WILKINSBURG, Pa. (AP) – Police dash cam video helps explain how and why a Pittsburgh police officer shot a suspect six times, including twice in the back of his shoulder, during a fatal encounter last week, the district attorney said.
Allegheny County District Attorney Stephen Zappala Jr. isn’t releasing the video and audio, but has been reviewing it along with federal prosecutors to determine whether Officer William Kertis was justified in shooting the suspect, 29-year-old Adrian Williams, on April 21.
Police have said officers tried to pull over a vehicle for a traffic violation before it sped off into neighboring Wilkinsburg. Police have claimed, and Zappala confirmed Wednesday, that Williams had a gun when Kertis shot him, but dropped it during a struggle.
In addition to the shots that hit Williams in the rear of his shoulder, he was shot just above the buttocks, through his right arm, and under his right and left arms, Zappala said.
“There is video that explains how these types of shots would appear on his body,” Zappala said. “He’s not running away.”
The district attorney routinely reviews police shootings, and Kertis has been placed on administrative duty pending an internal investigation, which is also standard procedure after a police shooting.
This is the second shooting by Kertis, who was honored by the city for a gunbattle with another suspect, who is awaiting trial. During that shooting in March 2013, Kertis was wounded in both legs and broke both his wrists while chasing and trading gunfire with the suspect.
Williams had a felony record and couldn’t legally possess a gun. Zappala said the gun Williams used that night was registered to someone else, but hadn’t been reported stolen.
Williams was awaiting trial on drug charges, had a 2007 drug conviction, and had been sentenced to five years of probation in March after pleading guilty to fleeing or eluding police, reckless endangerment, possession of marijuana and traffic citations from another stop months before.
Pittsburgh’s Chatham to vote on admitting males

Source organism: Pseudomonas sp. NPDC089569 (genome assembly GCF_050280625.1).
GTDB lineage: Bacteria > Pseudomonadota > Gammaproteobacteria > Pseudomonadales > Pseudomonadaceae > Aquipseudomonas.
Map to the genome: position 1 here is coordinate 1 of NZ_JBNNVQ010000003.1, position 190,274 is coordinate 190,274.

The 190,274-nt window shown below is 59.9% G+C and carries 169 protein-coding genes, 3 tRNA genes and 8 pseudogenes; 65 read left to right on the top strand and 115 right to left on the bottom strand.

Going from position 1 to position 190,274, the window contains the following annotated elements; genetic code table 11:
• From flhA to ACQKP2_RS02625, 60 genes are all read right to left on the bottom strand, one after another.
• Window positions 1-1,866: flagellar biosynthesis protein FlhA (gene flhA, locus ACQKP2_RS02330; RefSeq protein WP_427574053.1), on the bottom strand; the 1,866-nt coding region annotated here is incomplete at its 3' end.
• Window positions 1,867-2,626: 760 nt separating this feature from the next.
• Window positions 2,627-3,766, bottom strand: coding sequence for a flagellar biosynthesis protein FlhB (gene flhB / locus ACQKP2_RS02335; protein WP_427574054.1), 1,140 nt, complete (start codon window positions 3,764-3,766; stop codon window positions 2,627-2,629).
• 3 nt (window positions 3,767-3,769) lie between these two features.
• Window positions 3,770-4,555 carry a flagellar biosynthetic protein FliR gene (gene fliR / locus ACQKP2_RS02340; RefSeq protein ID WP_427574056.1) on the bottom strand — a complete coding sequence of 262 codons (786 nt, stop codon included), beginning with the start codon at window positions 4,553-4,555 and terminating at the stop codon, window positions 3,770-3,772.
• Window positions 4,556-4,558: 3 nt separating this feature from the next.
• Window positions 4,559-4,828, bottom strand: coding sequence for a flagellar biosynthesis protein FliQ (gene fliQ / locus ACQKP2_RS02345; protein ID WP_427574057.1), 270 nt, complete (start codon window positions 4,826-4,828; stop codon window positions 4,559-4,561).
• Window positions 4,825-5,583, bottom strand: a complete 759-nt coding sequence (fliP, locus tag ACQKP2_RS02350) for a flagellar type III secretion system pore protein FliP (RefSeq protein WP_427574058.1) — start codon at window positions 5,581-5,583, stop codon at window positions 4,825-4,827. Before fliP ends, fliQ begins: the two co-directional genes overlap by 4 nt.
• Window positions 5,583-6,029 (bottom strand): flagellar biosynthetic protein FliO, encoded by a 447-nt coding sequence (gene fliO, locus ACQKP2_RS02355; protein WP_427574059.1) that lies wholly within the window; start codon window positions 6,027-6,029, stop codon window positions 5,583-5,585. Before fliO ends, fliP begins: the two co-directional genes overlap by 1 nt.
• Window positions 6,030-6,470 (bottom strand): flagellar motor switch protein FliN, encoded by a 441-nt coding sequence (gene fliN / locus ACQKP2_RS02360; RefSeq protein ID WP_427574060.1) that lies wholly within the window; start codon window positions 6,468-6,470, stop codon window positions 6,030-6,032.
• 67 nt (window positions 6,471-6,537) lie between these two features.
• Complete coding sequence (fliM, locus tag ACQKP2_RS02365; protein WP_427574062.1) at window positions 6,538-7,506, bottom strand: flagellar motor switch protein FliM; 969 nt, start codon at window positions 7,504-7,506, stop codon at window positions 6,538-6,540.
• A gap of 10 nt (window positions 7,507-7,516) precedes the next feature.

PITTSBURGH (AP) – The trustees of a western Pennsylvania university that only admits women to its undergraduate college was set to vote on whether to include males for the first time in its 145-year-old history.
Opponents of the move have unsuccessfully asked Chatham University’s trustees to delay the vote, which was scheduled for Thursday afternoon.
The undergraduate college in Pittsburgh’s Shadyside neighborhood was founded as the Pennsylvania Female College in 1869. Officials say the freshman class has shrunk nearly 50 percent since 2008, and a college that once had more than 700 students could have fewer than 320 within five years unless the school goes co-ed.
The trustees will also vote on whether to reorganize the university’s academic units and establish the Chatham University Women’s Institute, which would combine entrepreneurship and political programs with new women’s health and gender studies programs.
Council vote set on park drilling near Pittsburgh
PITTSBURGH (AP) – Allegheny County Council’s Parks Committee has voted 4-1 to have the full council vote next week on a proposal to drill for natural gas under a Pittsburgh-area park.
Wednesday’s vote means the 15-member will vote next Tuesday on a proposal to Range Resources and Huntley & Huntley to drill beneath 1,180-acre Deer Lakes Park from well sites on neighboring private properties.
The proposal includes a $4.7 million bonus for the county, a $3 million donation to a park improvement fund and 18 percent royalties that county officials estimate would generate $3 million.
Range Resources said the wells could produce natural gas for 30 to 40 years.
Opponents have expressed concern about possible groundwater pollution from hydraulic fracturing, or the possibility of well explosions near the park.
Express Scripts buyout targets 55 in Pennsylvania
NORTH VERSAILLES, Pa. (AP) – Express Scripts plans to cut 55 of 140 pharmacists who work at a facility near Pittsburgh as part of a buyout that aims to cut 260 workers across the country.
The St. Louis-based company, which manages prescription benefits, is hoping the pharmacists at its North Versailles (ver-SAYLS’) location will take the buyout.
Spokesman Brian Henry says the company determined it was overstaffed in some areas, and is looking to cut costs as business slows.
The buyouts were announced Wednesday, a day after the company reported its first-quarter earnings dropped 12 percent to $328 million from $373 million a year earlier.
Express Scripts runs prescription drug plans for employers, insurers and other customers, by processing mail-order prescriptions and handling billing for prescriptions filled at retail pharmacies.